Being a hero has a price — and sometimes, an actual monetary price. That’s what a Vancouver, WA lifeguard found out last month when he saved a young boy from drowning and later got a bill for his efforts.

John Clark, 17, was only five days out of lifeguard training when he was on a trip and heard a 12-year-old boy screaming for help after being pulled out by choppy ocean waves off the coast of Oregon. Clark sprang into action, swimming through the breakers and heavy swells to save him.

Both Clark and the boy were put into an ambulance and taken to a nearby hospital, something the lifeguard thought was standard procedure — until he got a bill.

The emergency room and doctor’s tally came to $676, and the charges for the 15-mile ambulance ride between the beach and the hospital were a staggering $1,907. All told, Clark was on the hook for nearly $2,600.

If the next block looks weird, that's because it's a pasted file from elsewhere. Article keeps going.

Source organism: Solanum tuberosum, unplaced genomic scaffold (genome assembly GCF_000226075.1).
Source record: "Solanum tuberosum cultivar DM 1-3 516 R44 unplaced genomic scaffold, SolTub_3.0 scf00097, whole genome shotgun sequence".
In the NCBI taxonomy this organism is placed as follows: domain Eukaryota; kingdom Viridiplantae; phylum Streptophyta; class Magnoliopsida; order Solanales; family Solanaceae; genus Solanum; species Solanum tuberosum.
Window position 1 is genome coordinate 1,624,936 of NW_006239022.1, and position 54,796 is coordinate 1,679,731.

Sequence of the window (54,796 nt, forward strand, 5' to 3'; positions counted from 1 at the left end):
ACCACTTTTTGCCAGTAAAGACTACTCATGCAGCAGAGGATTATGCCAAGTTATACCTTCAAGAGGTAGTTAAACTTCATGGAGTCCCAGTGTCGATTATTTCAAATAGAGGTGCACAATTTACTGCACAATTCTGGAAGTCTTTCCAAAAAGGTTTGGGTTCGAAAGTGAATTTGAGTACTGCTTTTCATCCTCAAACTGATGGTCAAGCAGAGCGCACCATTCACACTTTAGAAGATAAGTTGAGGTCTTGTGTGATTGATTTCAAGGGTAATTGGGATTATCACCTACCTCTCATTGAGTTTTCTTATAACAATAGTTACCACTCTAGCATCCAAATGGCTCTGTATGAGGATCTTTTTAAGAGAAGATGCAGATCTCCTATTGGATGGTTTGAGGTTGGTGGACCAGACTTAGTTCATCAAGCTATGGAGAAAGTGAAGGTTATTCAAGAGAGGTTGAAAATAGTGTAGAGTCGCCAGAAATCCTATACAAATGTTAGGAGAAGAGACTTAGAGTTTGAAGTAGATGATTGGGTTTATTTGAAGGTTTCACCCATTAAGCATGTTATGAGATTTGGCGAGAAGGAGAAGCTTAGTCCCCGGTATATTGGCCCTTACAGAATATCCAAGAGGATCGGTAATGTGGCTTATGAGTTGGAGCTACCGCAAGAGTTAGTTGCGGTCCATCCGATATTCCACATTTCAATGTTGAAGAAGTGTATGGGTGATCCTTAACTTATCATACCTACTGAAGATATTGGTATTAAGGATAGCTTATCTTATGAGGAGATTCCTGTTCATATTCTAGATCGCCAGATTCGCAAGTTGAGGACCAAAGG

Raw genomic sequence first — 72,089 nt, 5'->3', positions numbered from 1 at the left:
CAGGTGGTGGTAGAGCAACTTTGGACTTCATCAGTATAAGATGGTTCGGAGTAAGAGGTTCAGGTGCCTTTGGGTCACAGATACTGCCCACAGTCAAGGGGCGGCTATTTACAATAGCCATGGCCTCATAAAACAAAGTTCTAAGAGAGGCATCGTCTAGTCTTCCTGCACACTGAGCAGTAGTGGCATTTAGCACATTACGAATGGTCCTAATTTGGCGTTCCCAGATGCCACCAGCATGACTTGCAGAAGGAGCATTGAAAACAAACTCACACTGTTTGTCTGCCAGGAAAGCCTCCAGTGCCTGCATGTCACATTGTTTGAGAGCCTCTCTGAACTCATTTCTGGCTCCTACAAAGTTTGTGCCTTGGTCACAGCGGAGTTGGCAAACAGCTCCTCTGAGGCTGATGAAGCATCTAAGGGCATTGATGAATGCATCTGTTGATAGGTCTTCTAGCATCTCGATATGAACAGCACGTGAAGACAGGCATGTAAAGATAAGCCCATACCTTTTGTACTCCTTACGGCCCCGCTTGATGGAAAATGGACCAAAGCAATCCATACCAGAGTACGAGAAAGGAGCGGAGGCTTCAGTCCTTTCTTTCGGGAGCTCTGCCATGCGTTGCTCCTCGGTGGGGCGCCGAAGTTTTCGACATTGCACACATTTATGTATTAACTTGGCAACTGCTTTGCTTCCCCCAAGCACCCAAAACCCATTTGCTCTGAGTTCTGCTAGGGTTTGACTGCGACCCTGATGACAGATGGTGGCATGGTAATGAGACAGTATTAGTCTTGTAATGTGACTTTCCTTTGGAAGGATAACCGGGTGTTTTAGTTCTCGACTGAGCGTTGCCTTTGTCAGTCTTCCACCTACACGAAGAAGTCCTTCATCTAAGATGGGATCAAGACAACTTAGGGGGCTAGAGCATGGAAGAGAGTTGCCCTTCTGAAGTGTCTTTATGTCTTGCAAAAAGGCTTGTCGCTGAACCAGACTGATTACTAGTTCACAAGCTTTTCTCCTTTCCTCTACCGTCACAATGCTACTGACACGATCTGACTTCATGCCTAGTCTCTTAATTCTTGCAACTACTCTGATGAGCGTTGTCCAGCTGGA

“I had a feeling there would be a bill,” said Clark, who’s the youngest of the nine children in his family. “But I couldn’t just let the kid go — I had to do something.”

But there’s good news: after a local news station ran his story and it went viral, folks from all over the country offered to chip in, and the bills are now paid.

“People like that need to be rewarded when they do something like that,” said Floridian Philip Doyle, who was one of the benefactors. “A lot of other people would have walked away, but he did what any sensible person would do in this situation: he guarded someone’s life.”

More From 98.1 Minnesota's New Country